Singapore’s financial regulator is willing to lend a hand to cryptocurrency firms having problems setting up local bank accounts, but doesn’t plan to loosen its rules to lure more crypto startups to the country.
“We should not be trying to create an extremely lax regulatory environment in order to attract that kind of business,” Monetary Authority of Singapore Managing Director Ravi Menon said Tuesday when discussing the crypto industry in an interview with Bloomberg News. “What we are trying to do is to bring the banks and cryptocurrency fintech startups together to see if there is some understanding they can reach.”
Singapore has been pushing to develop its financial technology sector as a way of creating jobs and diversifying the economy, while taking a cautious approach to exchanges and other aspects of the cryptocurrency industry. Some crypto firms have complained that there’s a regulatory vacuum that hampers their Singapore operations because they are unable to open local bank accounts, or have had their accounts closed.
“The nature of this business is a bit different, so banks may need to employ other ways in which they can establish bona fide,” Menon said. “I hope we can bring minds together on this so that we can get over this hurdle.”
However, he warned that many aspects of the crypto industry remain obscure and dangerous for investors, and so it’s right for local financial firms to exercise caution. “Some of these activities are indeed quite opaque. I would not blame the banks for not opening the bank accounts,” he said.
Lenders around the world have often steered away from providing services to crypto firms because of worries about the use of digital coins in money laundering and financial crime.
Singapore’s regulatory system for crypto lies somewhere between Japan, which has taken a welcoming approach, and China, which has issued an outright ban on exchanges and initial coin offerings. Among those attracted to Singapore this year are Tokyo-based Line Corp., Japan’s biggest messaging service, and Dunamu, which operates Korean cryptocurrency exchange Upbit. Line, which started its Bitbox exchange in July, has seen trading volumes amounting to more than $10 billion in the first two months, according to a Bitbox spokesman.
Singapore has no plans to introduce a licensing system for crypto exchanges similar to the one established in Japan, Menon said. More than a dozen exchanges are now registered with Japan’s Financial Services Agency, with many more awaiting approval, an arrangement that has made it easier for the licensed firms to get banking services.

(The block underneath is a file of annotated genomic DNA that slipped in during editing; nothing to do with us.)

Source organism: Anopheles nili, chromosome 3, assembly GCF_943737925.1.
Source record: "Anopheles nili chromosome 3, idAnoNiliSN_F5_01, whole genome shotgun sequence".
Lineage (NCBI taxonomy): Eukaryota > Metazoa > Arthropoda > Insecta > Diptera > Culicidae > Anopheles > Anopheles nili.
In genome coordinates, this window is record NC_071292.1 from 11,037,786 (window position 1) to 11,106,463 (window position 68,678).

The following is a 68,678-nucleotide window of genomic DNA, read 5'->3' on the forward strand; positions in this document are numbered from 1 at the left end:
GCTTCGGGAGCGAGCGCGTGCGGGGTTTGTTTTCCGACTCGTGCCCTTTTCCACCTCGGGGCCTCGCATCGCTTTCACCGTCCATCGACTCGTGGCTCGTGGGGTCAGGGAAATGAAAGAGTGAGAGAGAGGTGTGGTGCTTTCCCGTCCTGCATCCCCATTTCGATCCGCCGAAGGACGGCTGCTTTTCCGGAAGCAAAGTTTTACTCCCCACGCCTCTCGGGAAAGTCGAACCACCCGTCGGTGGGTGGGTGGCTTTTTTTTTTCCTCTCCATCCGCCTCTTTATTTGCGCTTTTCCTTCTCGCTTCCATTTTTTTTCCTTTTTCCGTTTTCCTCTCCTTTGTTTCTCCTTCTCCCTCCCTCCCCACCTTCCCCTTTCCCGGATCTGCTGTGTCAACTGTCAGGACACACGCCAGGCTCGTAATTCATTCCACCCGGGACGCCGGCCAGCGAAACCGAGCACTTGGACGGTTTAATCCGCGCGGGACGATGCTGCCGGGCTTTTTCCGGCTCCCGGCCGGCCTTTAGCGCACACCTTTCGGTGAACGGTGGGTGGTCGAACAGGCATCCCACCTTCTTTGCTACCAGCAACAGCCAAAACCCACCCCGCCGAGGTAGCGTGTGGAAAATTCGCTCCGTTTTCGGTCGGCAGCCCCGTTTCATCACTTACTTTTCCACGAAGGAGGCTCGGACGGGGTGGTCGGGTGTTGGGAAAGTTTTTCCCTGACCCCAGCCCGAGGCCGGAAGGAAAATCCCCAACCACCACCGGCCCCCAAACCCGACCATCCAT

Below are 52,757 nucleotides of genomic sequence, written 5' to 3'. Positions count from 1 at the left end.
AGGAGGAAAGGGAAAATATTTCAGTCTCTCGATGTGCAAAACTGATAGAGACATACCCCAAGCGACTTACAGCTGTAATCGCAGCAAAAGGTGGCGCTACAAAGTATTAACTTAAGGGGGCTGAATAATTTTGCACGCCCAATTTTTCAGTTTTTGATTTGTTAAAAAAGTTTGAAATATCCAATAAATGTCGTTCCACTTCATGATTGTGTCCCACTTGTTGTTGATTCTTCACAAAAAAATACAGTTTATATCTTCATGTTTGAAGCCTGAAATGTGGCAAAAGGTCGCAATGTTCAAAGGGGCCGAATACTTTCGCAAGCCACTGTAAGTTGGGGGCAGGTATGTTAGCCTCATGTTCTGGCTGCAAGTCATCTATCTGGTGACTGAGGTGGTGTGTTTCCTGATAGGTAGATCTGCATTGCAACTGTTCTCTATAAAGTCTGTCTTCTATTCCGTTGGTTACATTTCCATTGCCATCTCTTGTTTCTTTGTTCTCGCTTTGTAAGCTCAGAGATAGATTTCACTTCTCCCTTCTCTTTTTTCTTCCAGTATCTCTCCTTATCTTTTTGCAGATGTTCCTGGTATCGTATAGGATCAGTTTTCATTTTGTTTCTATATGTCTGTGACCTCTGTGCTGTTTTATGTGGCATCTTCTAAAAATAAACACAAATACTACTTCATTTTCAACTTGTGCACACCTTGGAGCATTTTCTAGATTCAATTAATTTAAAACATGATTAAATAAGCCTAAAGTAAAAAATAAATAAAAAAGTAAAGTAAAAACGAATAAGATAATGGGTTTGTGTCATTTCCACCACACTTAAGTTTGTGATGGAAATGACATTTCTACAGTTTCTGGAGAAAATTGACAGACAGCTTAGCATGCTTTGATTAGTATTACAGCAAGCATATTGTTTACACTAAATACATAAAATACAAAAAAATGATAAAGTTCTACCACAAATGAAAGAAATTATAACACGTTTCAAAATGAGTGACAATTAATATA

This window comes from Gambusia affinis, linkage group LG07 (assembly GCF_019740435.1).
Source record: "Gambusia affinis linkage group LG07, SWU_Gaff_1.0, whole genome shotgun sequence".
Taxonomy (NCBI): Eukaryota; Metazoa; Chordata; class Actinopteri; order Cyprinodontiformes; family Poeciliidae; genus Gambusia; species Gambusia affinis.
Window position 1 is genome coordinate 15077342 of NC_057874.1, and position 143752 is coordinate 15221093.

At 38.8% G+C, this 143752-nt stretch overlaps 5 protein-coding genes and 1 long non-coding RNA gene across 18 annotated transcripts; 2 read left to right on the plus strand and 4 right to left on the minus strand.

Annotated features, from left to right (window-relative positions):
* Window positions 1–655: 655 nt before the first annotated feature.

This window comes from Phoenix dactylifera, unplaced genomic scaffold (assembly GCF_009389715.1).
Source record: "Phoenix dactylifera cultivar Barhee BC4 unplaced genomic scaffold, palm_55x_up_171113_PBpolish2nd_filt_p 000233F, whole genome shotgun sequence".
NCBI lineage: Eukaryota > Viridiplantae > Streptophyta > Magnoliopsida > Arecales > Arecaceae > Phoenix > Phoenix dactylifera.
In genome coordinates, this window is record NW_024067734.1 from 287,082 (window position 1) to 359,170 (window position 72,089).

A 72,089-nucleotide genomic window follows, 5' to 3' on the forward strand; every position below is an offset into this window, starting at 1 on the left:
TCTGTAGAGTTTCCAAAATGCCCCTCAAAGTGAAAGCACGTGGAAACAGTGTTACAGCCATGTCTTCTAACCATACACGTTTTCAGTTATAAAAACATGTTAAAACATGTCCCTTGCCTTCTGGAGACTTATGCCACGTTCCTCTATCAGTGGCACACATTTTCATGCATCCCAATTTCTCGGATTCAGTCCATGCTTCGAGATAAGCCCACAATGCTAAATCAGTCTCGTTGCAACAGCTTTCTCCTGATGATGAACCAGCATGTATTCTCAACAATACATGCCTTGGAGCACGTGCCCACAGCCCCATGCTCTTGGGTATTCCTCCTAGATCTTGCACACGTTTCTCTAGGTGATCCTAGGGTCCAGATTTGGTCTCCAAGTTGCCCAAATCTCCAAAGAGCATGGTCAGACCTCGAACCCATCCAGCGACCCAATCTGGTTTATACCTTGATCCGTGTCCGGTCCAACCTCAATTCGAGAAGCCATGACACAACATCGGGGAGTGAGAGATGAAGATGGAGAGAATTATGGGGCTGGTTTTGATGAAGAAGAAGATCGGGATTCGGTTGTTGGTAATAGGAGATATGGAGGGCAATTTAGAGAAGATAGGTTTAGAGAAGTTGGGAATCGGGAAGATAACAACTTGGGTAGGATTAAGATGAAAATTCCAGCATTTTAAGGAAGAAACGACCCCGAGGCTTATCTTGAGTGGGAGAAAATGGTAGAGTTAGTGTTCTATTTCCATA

For the purposes of supervision, Singapore puts cryptocurrency activities into three categories, according to Menon. The first, known as utility tokens and used in blockchain technology for purposes including payment for computing services, needs hardly any regulation, he said.
The second category involves digital tokens that have the characteristics of securities, which are governed by the Securities and Futures Act, he said. In practice, few initial coin offerings have crossed that boundary. “If they do, then the full weight of the SFA will descend upon them, which would actually make most of their business models unviable. So most of them are careful to steer clear of that line,” Menon said.
In May, the MAS said it warned eight unnamed cryptocurrency exchanges that they shouldn’t facilitate trading in tokens that are securities or futures contracts without approval.
The third group involves payment tokens such as Bitcoin, which Menon describes as “highly risky” because of the price swings. However, he said from a regulatory perspective the MAS is relaxed provided initial coin offerings don’t resemble securities.
“If they are not a security, then we don’t have a problem with it. We’ve seen quite a lot of ICO activity that is not security related,” he said. “And there’s a lot of interesting business models out there trying to raise capital in interesting ways, which as far as the consumers are aware of what these are, we have no issues.”
Menon said his main concerns when regulating the sector are to ensure consumer protection and prevent money laundering. But he said there are limits to the areas of the economy the MAS should supervise.
“You and I can invest in lots of very silly and dubious things. You can’t expect the government or the regulator to regulate all manner of items in which people put their money,” he said.